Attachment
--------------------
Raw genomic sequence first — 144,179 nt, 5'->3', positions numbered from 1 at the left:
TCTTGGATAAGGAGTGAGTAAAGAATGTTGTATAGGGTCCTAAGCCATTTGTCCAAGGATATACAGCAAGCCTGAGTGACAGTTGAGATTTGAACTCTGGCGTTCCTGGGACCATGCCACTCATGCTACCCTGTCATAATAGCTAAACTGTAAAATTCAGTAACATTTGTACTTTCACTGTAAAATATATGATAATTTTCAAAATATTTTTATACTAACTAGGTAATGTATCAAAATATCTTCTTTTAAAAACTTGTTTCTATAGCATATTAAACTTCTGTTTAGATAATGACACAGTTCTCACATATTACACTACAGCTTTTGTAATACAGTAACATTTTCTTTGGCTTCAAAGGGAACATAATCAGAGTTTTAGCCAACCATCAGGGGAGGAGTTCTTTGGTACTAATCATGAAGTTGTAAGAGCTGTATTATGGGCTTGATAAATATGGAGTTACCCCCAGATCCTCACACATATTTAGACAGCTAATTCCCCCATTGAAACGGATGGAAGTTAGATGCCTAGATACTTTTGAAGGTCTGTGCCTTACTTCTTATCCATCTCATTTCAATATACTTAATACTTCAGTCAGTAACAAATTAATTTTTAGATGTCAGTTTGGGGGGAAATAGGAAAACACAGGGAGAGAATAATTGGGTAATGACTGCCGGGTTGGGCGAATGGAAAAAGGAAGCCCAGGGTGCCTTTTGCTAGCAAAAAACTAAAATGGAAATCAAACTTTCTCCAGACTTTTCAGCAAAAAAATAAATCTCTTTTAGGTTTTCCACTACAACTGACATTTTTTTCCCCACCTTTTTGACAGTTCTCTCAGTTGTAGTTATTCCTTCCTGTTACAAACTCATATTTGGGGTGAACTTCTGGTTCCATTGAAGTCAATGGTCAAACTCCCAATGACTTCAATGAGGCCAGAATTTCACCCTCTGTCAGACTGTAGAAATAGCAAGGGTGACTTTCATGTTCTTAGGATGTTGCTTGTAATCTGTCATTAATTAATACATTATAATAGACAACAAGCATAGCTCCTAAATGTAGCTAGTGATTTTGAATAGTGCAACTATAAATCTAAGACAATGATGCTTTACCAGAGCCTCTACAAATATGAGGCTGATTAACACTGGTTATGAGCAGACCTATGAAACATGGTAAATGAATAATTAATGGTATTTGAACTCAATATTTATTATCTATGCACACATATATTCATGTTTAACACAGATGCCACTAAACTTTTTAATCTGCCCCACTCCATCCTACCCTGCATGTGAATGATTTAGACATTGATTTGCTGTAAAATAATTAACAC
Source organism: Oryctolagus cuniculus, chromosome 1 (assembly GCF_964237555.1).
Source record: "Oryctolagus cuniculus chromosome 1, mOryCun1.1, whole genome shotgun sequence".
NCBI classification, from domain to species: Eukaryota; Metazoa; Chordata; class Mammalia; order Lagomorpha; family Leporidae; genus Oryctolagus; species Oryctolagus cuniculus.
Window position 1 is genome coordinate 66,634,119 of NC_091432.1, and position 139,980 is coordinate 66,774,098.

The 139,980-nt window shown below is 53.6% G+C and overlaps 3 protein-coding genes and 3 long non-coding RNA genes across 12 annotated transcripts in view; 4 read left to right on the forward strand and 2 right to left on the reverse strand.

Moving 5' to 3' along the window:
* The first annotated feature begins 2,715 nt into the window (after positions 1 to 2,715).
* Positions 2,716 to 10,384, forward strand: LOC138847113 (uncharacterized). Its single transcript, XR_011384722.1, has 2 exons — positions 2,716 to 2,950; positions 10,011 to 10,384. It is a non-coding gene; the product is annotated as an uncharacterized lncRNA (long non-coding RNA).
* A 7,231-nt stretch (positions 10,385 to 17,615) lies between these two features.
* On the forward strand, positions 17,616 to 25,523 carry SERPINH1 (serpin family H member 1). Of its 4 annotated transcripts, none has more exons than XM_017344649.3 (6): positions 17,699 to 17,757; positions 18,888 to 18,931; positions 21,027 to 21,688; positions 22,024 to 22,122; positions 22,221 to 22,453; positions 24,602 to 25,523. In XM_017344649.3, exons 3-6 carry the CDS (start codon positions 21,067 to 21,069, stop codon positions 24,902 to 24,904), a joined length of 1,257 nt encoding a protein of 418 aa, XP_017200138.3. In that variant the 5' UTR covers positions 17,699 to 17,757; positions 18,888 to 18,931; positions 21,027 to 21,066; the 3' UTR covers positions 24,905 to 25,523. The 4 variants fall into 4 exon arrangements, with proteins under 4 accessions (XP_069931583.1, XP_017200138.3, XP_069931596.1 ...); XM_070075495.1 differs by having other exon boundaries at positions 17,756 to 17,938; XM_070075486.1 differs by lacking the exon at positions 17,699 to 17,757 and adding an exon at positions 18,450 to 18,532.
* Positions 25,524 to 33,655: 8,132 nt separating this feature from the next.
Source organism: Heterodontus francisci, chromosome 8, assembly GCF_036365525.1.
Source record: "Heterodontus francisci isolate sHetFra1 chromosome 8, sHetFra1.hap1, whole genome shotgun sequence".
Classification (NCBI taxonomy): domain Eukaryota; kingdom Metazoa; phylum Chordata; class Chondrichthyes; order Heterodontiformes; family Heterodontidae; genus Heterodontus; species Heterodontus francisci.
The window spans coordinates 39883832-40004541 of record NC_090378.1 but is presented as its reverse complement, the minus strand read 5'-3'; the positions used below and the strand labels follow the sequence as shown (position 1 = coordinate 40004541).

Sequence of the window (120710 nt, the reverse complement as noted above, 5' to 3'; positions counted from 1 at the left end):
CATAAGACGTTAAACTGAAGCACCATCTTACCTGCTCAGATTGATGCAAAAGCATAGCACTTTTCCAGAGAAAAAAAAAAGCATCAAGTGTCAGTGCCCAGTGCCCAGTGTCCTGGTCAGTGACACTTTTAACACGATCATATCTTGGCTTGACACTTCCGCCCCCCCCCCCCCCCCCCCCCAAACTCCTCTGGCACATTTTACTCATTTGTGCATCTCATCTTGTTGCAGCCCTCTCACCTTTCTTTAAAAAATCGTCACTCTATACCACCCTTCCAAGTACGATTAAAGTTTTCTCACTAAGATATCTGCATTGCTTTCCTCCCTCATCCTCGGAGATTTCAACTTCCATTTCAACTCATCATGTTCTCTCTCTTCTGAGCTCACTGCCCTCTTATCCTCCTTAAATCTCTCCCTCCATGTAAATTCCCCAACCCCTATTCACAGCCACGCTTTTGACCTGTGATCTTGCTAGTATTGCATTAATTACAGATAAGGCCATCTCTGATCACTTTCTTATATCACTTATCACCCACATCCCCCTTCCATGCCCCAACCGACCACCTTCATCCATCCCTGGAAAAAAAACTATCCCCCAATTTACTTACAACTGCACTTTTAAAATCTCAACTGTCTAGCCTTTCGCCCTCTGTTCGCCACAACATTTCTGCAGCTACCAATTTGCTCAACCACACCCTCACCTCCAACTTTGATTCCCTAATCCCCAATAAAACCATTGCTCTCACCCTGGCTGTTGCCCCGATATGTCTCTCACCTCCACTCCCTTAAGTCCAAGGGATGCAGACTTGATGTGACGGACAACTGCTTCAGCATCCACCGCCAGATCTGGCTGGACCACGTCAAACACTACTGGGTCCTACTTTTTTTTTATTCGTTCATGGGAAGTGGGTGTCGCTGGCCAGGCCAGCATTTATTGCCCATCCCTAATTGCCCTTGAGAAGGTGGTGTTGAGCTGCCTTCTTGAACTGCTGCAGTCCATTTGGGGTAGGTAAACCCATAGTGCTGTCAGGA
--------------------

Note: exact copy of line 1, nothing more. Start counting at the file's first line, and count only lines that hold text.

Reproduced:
Raw genomic sequence first — 144,179 nt, 5'->3', positions numbered from 1 at the left: